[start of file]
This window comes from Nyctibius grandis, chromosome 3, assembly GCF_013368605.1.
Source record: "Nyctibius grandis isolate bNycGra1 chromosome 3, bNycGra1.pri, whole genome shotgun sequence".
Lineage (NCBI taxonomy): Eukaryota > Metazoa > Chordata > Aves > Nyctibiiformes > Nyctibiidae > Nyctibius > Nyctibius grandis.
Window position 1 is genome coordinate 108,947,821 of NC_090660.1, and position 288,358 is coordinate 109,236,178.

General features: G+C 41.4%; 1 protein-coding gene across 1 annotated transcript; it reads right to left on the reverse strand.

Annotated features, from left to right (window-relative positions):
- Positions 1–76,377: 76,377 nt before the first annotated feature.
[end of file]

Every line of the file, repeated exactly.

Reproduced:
This window comes from Nyctibius grandis, chromosome 3, assembly GCF_013368605.1.
Source record: "Nyctibius grandis isolate bNycGra1 chromosome 3, bNycGra1.pri, whole genome shotgun sequence".
Lineage (NCBI taxonomy): Eukaryota > Metazoa > Chordata > Aves > Nyctibiiformes > Nyctibiidae > Nyctibius > Nyctibius grandis.
Window position 1 is genome coordinate 108,947,821 of NC_090660.1, and position 288,358 is coordinate 109,236,178.

General features: G+C 41.4%; 1 protein-coding gene across 1 annotated transcript; it reads right to left on the reverse strand.

Annotated features, from left to right (window-relative positions):
- Positions 1–76,377: 76,377 nt before the first annotated feature.